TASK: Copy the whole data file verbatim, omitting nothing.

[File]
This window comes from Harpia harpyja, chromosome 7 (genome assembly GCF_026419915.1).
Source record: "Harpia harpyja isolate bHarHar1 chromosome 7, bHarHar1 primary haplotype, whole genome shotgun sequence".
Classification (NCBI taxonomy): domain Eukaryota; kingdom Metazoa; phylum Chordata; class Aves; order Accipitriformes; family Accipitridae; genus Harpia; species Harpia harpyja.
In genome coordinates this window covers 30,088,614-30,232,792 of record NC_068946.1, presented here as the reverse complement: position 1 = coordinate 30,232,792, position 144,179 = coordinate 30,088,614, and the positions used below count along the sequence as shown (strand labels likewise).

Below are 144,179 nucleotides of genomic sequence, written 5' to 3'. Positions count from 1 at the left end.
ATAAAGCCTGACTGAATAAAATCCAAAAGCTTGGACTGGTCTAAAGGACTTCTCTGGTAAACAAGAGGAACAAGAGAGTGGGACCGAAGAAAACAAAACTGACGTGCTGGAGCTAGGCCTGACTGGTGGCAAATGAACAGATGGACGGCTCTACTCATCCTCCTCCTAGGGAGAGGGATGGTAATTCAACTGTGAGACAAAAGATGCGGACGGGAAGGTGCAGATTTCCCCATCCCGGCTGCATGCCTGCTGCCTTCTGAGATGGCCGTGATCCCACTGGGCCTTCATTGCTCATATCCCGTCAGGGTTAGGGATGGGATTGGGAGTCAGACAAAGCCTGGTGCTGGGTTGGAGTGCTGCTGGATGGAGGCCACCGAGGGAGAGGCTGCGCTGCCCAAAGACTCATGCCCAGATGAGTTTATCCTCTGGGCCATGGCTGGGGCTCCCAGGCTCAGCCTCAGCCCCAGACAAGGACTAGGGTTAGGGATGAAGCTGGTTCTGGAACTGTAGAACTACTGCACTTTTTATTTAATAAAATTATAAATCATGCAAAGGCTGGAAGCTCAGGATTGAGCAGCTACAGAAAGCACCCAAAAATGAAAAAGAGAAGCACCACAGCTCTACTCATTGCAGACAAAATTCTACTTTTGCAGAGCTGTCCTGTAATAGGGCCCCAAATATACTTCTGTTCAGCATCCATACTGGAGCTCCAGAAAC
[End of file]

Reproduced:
This window comes from Harpia harpyja, chromosome 7 (genome assembly GCF_026419915.1).
Source record: "Harpia harpyja isolate bHarHar1 chromosome 7, bHarHar1 primary haplotype, whole genome shotgun sequence".
Classification (NCBI taxonomy): domain Eukaryota; kingdom Metazoa; phylum Chordata; class Aves; order Accipitriformes; family Accipitridae; genus Harpia; species Harpia harpyja.
In genome coordinates this window covers 30,088,614-30,232,792 of record NC_068946.1, presented here as the reverse complement: position 1 = coordinate 30,232,792, position 144,179 = coordinate 30,088,614, and the positions used below count along the sequence as shown (strand labels likewise).

Below are 144,179 nucleotides of genomic sequence, written 5' to 3'. Positions count from 1 at the left end.
ATAAAGCCTGACTGAATAAAATCCAAAAGCTTGGACTGGTCTAAAGGACTTCTCTGGTAAACAAGAGGAACAAGAGAGTGGGACCGAAGAAAACAAAACTGACGTGCTGGAGCTAGGCCTGACTGGTGGCAAATGAACAGATGGACGGCTCTACTCATCCTCCTCCTAGGGAGAGGGATGGTAATTCAACTGTGAGACAAAAGATGCGGACGGGAAGGTGCAGATTTCCCCATCCCGGCTGCATGCCTGCTGCCTTCTGAGATGGCCGTGATCCCACTGGGCCTTCATTGCTCATATCCCGTCAGGGTTAGGGATGGGATTGGGAGTCAGACAAAGCCTGGTGCTGGGTTGGAGTGCTGCTGGATGGAGGCCACCGAGGGAGAGGCTGCGCTGCCCAAAGACTCATGCCCAGATGAGTTTATCCTCTGGGCCATGGCTGGGGCTCCCAGGCTCAGCCTCAGCCCCAGACAAGGACTAGGGTTAGGGATGAAGCTGGTTCTGGAACTGTAGAACTACTGCACTTTTTATTTAATAAAATTATAAATCATGCAAAGGCTGGAAGCTCAGGATTGAGCAGCTACAGAAAGCACCCAAAAATGAAAAAGAGAAGCACCACAGCTCTACTCATTGCAGACAAAATTCTACTTTTGCAGAGCTGTCCTGTAATAGGGCCCCAAATATACTTCTGTTCAGCATCCATACTGGAGCTCCAGAAAC